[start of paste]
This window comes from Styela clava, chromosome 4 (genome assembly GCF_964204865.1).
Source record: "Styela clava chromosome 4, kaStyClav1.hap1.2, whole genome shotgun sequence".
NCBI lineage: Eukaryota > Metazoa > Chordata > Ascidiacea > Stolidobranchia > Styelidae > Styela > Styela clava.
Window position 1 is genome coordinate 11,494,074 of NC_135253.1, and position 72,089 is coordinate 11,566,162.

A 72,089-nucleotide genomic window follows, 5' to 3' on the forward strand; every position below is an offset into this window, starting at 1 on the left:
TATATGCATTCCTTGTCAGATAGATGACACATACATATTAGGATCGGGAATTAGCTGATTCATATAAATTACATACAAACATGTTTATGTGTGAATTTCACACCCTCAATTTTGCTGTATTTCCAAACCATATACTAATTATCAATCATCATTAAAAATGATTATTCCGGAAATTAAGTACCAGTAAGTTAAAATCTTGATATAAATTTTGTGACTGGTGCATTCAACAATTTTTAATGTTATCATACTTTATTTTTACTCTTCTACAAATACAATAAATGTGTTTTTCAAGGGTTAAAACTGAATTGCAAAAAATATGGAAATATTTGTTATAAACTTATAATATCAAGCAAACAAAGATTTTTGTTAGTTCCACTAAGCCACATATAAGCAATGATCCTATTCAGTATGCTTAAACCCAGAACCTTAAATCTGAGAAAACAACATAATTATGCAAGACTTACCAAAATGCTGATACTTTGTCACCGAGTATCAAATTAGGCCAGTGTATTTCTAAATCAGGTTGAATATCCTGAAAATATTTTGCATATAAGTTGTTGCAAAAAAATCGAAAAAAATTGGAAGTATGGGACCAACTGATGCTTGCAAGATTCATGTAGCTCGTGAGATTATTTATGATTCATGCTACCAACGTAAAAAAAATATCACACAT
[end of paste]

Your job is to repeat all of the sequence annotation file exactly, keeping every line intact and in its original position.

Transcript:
This window comes from Styela clava, chromosome 4 (genome assembly GCF_964204865.1).
Source record: "Styela clava chromosome 4, kaStyClav1.hap1.2, whole genome shotgun sequence".
NCBI lineage: Eukaryota > Metazoa > Chordata > Ascidiacea > Stolidobranchia > Styelidae > Styela > Styela clava.
Window position 1 is genome coordinate 11,494,074 of NC_135253.1, and position 72,089 is coordinate 11,566,162.

A 72,089-nucleotide genomic window follows, 5' to 3' on the forward strand; every position below is an offset into this window, starting at 1 on the left:
TATATGCATTCCTTGTCAGATAGATGACACATACATATTAGGATCGGGAATTAGCTGATTCATATAAATTACATACAAACATGTTTATGTGTGAATTTCACACCCTCAATTTTGCTGTATTTCCAAACCATATACTAATTATCAATCATCATTAAAAATGATTATTCCGGAAATTAAGTACCAGTAAGTTAAAATCTTGATATAAATTTTGTGACTGGTGCATTCAACAATTTTTAATGTTATCATACTTTATTTTTACTCTTCTACAAATACAATAAATGTGTTTTTCAAGGGTTAAAACTGAATTGCAAAAAATATGGAAATATTTGTTATAAACTTATAATATCAAGCAAACAAAGATTTTTGTTAGTTCCACTAAGCCACATATAAGCAATGATCCTATTCAGTATGCTTAAACCCAGAACCTTAAATCTGAGAAAACAACATAATTATGCAAGACTTACCAAAATGCTGATACTTTGTCACCGAGTATCAAATTAGGCCAGTGTATTTCTAAATCAGGTTGAATATCCTGAAAATATTTTGCATATAAGTTGTTGCAAAAAAATCGAAAAAAATTGGAAGTATGGGACCAACTGATGCTTGCAAGATTCATGTAGCTCGTGAGATTATTTATGATTCATGCTACCAACGTAAAAAAAATATCACACAT